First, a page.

[4] Jeff Smith, Unpacking the Free and Open Indo-Pacific”, War on the Rocks, 14/3/2018, https://warontherocks.com/2018/03/unpacking-the-free-and-open-indo-pacific/

[5] Peter Beinart, “Trump Doesn't Seem to Buy His Own National Security Strategy”, The Atlantic, 19/12/2017, https://www.theatlantic.com/international/archive/2017/12/nss-trump-principled-realism/548741/

[6] “Indo- Pacific Strategy of the United States,” The White House, 11/2/2022, https://www.whitehouse.gov/wp-content/uploads/2022/02/U.S.-Indo-Pacific-Strategy.pdf

[7] Antony J. Blinken, “The Administration's Approach to the People's Republic of China - United States Department of State,” U.S. Department of State, 26/5/2022, https://www.state.gov/the-administrations-approach-to-the-peoples-republic-of-china/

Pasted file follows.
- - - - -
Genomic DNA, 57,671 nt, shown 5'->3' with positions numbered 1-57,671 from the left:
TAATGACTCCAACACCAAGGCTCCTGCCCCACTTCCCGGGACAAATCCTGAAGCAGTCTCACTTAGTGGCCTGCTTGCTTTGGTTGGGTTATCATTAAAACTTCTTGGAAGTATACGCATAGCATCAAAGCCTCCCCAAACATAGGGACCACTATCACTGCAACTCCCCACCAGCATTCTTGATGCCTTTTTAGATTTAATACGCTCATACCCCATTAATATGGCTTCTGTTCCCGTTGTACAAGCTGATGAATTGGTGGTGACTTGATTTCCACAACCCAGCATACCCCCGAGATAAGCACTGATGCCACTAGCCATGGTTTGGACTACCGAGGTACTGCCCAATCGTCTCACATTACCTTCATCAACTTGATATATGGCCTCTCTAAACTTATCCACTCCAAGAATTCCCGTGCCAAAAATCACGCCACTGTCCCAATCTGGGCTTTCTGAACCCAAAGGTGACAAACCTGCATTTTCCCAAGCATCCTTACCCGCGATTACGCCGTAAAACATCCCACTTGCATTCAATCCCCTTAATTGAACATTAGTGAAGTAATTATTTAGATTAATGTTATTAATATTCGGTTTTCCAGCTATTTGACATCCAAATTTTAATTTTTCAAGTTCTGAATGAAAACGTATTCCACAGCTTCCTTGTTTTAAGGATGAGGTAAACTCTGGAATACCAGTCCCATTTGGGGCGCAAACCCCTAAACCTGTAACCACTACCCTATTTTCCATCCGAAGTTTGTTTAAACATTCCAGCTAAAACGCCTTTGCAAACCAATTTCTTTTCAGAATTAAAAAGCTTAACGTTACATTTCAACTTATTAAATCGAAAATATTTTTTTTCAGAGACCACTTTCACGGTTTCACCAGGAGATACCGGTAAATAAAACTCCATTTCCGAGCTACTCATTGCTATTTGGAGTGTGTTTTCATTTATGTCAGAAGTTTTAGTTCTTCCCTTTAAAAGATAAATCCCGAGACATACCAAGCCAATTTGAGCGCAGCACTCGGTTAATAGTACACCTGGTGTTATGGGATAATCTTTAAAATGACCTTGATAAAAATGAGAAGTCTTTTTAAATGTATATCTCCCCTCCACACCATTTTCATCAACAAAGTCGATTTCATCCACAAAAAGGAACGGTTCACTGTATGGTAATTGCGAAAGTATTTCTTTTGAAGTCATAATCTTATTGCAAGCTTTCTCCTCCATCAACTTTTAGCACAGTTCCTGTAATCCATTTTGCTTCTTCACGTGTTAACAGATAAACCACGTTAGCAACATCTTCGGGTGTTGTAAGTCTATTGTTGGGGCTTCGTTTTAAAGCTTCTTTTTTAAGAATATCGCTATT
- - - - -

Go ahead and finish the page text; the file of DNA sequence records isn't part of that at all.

[8] “Pacific Partnership Strategy of The United States,” The White House, 29/9/2022, https://www.whitehouse.gov/wp-content/uploads/2022/09/Pacific-Partnership-Strategy.pdf 

[9] “Biden-Harris Administration's National Security Strategy,” The White House, 12/10/2022, https://www.whitehouse.gov/wp-content/uploads/2022/10/Biden-Harris-Administrations-National-Security-Strategy-10.2022.pdf

[10] “2022 National Defense Strategy of The United States,” U.S. Department of Defense, 27/10/2022, https://media.defense.gov/2022/Oct/27/2003103845/-1/-1/1/2022-NATIONAL-DEFENSE-STRATEGY-NPR-MDR.PDF

[11] Footnote 9, page 11

[12] Footnote 6, page 6.

[13] Footnote 9, page 38.

[14] Footnote 6, page 5.

[15] “Indo-Pacific Strategy Report ,” U.S. Department of Defense, 1/7/2019, https://media.defense.gov/2019/Jul/01/2002152311/-1/-1/1/DEPARTMENT-OF-DEFENSE-INDO-PACIFIC-STRATEGY-REPORT-2019.PDF

[16] “2022 National Defense Strategy of The United States,” U.S. Department of Defense, 27/10/2022, https://media.defense.gov/2022/Oct/27/2003103845/-1/-1/1/2022-NATIONAL-DEFENSE-STRATEGY-NPR-MDR.PDF

[17] Footnote 9, page 38.